Have you ever driven past the Alexandra Battery in Sandy Bay and wondered what it was for? Have you ever heard rumours of a planned Russian invasion of Tasmania in the 19th century? As Anzac Day approaches, we’d like to share the story of the Southern Volunteer Artillery Regiment with you. Thanks to our new corps of online volunteers, we can now tell this amazing story in a new way, preserve it for future generations, and maybe even link it to your own family history. Intrigued? Want to get involved? Read on!
Our previous post described the notebook of William Allison, a cunning man or traditional healer active in Van Diemen’s Land during the 1830s and 1840s. Survivals of such documents are extremely rare, and unheard of in colonial Australia. Besides recording Allison’s activities, his notebook sheds light on his network, naming two other practitioners from whom he obtained recipes: Moses Jewell or Jewitt, and Benj Knokes also noted as ‘BN’. Continue reading “Colonial Cunning Folk, part two: Moses Jewitt and Benjamin Nokes”
A nondescript little notebook, hidden in plain sight in the state archives, has opened a window onto two extraordinary lives and yielded some startling insights into the popular beliefs and practice of traditional medicine in colonial Tasmania. William Allison (ca.1789-1856) and Benjamin Nokes (ca.1780?-1843) were ‘cunning men’, skilled in the use of herbal remedies, lacking formal qualifications but widely respected, operating somewhere on the spectrum between magic and science.
This post is about William Allison’s notebook, and what it reveals about his life and career. Our next post will explore the life of his co-practitioner Benjamin Nokes. Continue reading “Colonial Cunning Folk, part one: William Allison”
In the late summer of 1862, Hobart Town residents awaited the arrival of the first ever All England Eleven to play against a Tasmanian Twenty-two team.
The game was played over three days at the cricket ground on the Domain, near Government House, on Friday, 21st, Saturday, 22nd, and Monday, 24th February.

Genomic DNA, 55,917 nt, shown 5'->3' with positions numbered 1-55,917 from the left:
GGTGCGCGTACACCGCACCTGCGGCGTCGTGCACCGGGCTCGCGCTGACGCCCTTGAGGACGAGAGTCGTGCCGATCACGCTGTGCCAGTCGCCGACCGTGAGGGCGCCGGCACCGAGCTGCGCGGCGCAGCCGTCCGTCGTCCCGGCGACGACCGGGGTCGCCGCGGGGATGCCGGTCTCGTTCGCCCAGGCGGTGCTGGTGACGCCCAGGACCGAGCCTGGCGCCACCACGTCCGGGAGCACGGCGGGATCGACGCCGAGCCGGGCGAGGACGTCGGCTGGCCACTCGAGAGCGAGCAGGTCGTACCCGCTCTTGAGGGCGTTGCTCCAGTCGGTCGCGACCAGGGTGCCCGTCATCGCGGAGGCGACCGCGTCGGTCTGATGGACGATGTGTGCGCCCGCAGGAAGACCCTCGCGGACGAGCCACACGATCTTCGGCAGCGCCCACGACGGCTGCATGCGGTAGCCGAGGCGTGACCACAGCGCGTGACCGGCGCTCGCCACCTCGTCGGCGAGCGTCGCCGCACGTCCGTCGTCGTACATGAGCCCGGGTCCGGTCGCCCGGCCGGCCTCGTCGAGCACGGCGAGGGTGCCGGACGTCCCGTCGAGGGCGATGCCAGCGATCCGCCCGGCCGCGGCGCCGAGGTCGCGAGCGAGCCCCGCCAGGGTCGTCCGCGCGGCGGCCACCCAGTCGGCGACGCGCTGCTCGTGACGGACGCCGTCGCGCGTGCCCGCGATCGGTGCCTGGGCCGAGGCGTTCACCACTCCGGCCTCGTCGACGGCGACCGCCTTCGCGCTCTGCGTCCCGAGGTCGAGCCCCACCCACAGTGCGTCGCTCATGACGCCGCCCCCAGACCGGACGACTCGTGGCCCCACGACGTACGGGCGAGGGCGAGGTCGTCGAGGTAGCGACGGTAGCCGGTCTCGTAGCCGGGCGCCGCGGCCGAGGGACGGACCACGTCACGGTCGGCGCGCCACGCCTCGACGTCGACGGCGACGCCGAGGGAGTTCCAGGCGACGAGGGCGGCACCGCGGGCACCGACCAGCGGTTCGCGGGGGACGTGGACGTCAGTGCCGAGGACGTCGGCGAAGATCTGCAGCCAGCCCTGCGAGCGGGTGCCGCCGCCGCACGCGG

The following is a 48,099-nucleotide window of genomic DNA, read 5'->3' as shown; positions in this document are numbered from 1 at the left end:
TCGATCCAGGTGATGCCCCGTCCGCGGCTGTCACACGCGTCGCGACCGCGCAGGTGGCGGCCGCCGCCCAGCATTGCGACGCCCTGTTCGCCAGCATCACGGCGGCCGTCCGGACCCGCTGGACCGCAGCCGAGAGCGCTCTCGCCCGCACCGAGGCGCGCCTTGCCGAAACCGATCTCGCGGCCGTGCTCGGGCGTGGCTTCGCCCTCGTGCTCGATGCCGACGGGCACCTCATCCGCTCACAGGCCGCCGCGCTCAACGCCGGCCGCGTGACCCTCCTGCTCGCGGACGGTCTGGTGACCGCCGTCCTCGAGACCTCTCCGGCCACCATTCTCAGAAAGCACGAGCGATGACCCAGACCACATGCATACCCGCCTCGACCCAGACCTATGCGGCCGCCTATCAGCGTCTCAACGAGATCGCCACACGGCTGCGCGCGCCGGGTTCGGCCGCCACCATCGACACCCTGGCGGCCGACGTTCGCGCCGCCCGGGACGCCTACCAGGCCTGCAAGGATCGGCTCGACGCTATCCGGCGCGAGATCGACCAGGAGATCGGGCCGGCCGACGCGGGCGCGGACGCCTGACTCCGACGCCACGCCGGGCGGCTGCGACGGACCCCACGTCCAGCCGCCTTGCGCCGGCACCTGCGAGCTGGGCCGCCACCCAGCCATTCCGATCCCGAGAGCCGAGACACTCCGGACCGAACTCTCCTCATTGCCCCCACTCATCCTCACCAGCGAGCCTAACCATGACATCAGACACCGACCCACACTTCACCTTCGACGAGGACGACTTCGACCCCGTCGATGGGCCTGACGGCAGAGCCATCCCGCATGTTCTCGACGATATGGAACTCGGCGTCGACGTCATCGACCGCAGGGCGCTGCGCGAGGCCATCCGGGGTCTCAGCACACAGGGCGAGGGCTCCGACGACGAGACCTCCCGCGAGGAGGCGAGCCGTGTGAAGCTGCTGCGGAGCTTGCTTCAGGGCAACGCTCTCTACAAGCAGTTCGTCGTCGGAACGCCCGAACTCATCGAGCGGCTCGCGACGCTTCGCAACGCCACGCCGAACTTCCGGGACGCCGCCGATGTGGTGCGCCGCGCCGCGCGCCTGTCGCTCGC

The English visitors proved to be so popular that an additional game was played on Tuesday, 25th February.
On the eve of the first day of play, crowds welcomed the visitors with an enthusiasm bordering on hero worship. After a rousing reception held at the Horse and Jockey Inn at New Town, coaches for the two teams started towards the city.
Continue reading “Cricket and patriotism: Hobart Town and Oyster Cove”
Where theatrical performances were enjoyed by the light of sperm whale oil lamps and theatre goers could enjoy a tipple in the tavern underneath. Through name changes, alterations, additions and a fire, Hobart’s Theatre Royal has survived the ravages of time.
If you’ve been through the Allport gallery recently, you will have noticed the birds. They are familiar birds, with all of the endemic Tasmanian species represented – many visitors will recognise them from their own backyard. And they are lovely. But the thing that convinced us that it was worth getting these prints out for display is the controversy – whose hand created them?
The bushranger Michael Howe and his gang terrorised Van Diemen’s Land from 1815 until Howe’s death.
Next year will see the two hundredth anniversary of Michael Howe’s final showdown, so we created a timeline of the events that led to Private William Pugh of the 48th Regiment shooting and killing Howe on 21 October 1818 near the Shannon River.
Click on the following image to view the live timeline, then, double-click on any event in the timeline to view the newspaper article about that event.
Play around with the live timeline!
Re boxing a series of old legal documents is not my idea of a fun few months. It usually involves simply pulling out the paper clips and pins that damage the old paper and re housing them into crisp white archival folders.
However, whilst re boxing our intestate wills (documents related to people who have died without a will) I discovered three letters written by George Bramwell to his then wife in England.
Still not overly exciting….until I realised George was a convict, and in amongst the polite greetings and formalities he mentions details of his life as a convict. This provides us with a different insight into Van Diemen’s Land than that of the privileged free settler or gentleman farmer.
Firsts are always exciting. We are justifiably proud that we own a copy of Henry Savery’s Hermit of Van Dieman’s Land – the first novel published in Australia.
Recently we found that we also hold two other significant firsts – both in the same volume. First published in 1819, our first edition copy of the Memoirs of J H Vaux is not just a great read. It is officially Australia’s first autobiography and Australia’s first dictionary. Continue reading “Memoirs of James Hardy Vaux”